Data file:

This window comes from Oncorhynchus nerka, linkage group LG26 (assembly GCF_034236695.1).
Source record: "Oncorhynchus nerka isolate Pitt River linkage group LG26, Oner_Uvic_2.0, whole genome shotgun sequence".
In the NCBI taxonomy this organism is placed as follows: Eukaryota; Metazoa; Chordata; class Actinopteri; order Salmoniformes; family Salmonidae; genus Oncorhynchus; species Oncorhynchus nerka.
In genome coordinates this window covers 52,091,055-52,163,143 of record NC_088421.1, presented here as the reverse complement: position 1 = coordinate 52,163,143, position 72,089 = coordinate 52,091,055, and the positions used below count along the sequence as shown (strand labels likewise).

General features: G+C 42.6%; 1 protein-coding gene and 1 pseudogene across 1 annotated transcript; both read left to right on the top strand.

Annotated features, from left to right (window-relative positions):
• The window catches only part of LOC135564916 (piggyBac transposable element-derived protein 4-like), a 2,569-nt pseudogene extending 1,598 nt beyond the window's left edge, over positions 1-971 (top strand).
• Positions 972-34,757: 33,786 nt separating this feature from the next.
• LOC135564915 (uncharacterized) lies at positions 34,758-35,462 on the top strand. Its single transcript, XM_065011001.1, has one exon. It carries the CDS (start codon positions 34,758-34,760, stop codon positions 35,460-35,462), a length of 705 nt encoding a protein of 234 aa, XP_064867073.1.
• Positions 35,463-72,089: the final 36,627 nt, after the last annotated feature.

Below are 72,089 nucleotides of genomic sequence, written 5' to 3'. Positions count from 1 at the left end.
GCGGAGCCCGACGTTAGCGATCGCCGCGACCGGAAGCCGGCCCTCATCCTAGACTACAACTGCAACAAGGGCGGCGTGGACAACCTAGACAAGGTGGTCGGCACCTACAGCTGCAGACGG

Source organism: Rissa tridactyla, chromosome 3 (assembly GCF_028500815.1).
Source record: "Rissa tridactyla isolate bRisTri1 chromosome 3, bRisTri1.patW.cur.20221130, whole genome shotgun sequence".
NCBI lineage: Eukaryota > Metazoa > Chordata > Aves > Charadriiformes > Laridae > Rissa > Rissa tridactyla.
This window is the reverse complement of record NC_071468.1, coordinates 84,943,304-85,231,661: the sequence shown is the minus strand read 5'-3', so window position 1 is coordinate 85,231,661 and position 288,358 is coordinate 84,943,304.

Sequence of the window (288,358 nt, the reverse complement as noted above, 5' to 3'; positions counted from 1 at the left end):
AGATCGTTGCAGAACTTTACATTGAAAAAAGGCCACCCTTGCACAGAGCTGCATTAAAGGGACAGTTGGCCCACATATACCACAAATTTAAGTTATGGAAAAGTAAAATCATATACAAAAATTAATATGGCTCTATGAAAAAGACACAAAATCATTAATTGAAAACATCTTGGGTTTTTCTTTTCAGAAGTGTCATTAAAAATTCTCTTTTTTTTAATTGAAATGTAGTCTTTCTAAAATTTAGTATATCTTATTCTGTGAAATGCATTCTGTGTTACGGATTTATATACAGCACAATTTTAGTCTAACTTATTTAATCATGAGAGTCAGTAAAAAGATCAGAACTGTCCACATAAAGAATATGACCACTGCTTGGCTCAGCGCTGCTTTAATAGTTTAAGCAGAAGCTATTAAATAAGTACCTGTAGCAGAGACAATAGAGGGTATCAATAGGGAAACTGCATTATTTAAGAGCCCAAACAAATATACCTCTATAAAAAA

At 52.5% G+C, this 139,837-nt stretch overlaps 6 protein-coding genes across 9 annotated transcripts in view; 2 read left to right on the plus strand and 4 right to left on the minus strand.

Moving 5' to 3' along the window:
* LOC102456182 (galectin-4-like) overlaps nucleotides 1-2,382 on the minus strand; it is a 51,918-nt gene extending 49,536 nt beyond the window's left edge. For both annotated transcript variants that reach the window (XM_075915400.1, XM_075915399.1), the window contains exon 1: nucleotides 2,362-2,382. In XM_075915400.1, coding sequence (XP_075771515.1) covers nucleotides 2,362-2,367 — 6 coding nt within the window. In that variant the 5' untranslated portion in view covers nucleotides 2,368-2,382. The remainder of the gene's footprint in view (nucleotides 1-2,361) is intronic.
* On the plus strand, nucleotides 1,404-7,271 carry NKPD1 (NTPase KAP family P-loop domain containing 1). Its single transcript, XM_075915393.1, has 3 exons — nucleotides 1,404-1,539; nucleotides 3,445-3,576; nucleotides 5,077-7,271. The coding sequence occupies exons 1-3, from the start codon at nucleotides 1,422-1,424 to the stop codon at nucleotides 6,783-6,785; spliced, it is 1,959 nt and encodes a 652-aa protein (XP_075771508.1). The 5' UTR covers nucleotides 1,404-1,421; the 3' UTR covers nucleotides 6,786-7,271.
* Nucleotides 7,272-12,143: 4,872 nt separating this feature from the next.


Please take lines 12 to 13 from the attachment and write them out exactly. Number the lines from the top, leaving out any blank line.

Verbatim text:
GCGGAGCCCGACGTTAGCGATCGCCGCGACCGGAAGCCGGCCCTCATCCTAGACTACAACTGCAACAAGGGCGGCGTGGACAACCTAGACAAGGTGGTCGGCACCTACAGCTGCAGACGG

Source organism: Rissa tridactyla, chromosome 3 (assembly GCF_028500815.1).